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By Chris Oddo | @TheFanChild | Sunday September 27, 2020

Andy Murray

Andy Murray was disappointed with his loss to Stan Wawrinka, but it hasn't stop him from being enthusiastic about playing on.

Photo Source: AP

After suffering one of his worst ever losses at a Grand Slam, Andy Murray says he is intent on soldiering on.

But he admits after his 6-1 6-3 6-2 defeat to Stan Wawrinka that he’ll likely never be the player he was in his prime, now that he’s 33 and coming off of multiple hip surgeries.

Tennis Express

“I mean, from a physical perspective, I wouldn't expect to physically be the same as what I was before I had the operation,” he said.

Murray says his that there’s no reason he can’t continue to raise his game, and he feels that there’s plenty of room for improvement.

“There have been matches that I have played since I came back where I hit the ball well,” he said. “I mean, I know it wasn't the best match at times, but Zverev was a couple of points away from winning the US Open, and I won against him the week beforehand.”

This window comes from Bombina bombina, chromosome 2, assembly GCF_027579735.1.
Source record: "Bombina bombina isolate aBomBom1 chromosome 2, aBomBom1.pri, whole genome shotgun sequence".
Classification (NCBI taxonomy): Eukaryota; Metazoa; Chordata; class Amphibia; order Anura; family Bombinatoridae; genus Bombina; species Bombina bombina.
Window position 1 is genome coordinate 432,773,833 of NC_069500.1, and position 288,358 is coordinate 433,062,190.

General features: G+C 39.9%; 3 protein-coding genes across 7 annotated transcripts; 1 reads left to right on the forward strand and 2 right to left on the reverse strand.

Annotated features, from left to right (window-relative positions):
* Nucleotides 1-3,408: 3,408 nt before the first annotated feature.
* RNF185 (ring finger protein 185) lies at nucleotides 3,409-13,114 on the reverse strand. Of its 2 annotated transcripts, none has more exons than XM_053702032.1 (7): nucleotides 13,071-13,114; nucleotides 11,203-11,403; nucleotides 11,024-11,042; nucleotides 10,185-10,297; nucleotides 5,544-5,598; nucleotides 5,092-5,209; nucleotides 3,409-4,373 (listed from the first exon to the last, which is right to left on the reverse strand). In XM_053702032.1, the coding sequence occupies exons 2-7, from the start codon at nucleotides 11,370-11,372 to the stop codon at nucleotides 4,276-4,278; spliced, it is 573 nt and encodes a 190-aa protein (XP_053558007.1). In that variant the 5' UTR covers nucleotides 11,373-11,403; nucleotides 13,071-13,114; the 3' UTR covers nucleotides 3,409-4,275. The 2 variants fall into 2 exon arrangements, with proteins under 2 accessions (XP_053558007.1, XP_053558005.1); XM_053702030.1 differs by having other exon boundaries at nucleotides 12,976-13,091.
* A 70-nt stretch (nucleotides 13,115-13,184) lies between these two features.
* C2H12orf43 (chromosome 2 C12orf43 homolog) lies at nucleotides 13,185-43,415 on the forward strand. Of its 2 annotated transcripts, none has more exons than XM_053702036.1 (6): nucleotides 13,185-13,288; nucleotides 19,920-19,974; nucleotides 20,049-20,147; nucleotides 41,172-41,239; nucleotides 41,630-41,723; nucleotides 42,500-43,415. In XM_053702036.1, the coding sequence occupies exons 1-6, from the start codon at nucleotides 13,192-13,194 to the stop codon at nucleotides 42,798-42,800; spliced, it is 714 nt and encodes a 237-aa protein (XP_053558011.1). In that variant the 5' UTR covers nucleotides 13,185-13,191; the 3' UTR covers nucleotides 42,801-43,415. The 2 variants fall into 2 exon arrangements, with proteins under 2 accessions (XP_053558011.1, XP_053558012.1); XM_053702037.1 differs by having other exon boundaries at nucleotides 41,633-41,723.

Murray said that the real issue in Sunday’s loss wasn’t his health or his fitness, it was the fact that he didn’t execute his strokes, particularly on serve.

“You know, I served like under 40 percent first serves in the court, which that's just not good enough, really, against anyone, and especially someone as good as Stan,” he said. “You want to be serving in the 60 percent, that sort of region. You won't see many players serve under 40 percent the rest of the tournament. That's just not good enough. From there, that kind of allows whoever you're playing to kind of dictate more of the points. Yeah, that was clearly what happened out there tonight.”

Murray says he’s committed to getting on the hard courts as soon as he can, and he said he’s already making plans to play in Australia next year. Even if he doesn’t get back to his 2016 form, when he won Wimbledon and an Olympic gold medal and finished the year at No.1, he still is grateful to be playing the sport that he loves, and to do it in far better health than he would have imagined 18 months ago.

“It's going to be difficult for me to play the same level as I did before. I mean, I'm 33 now and I was ranked No. 1 in the world, so it's difficult with all the issues that I have had. But, yeah, I'll keep going. Let's see. Let's see what the next few months holds, and I reckon I won't play a match like [Sunday’s loss to Wawrinka] between now and the end of the year.


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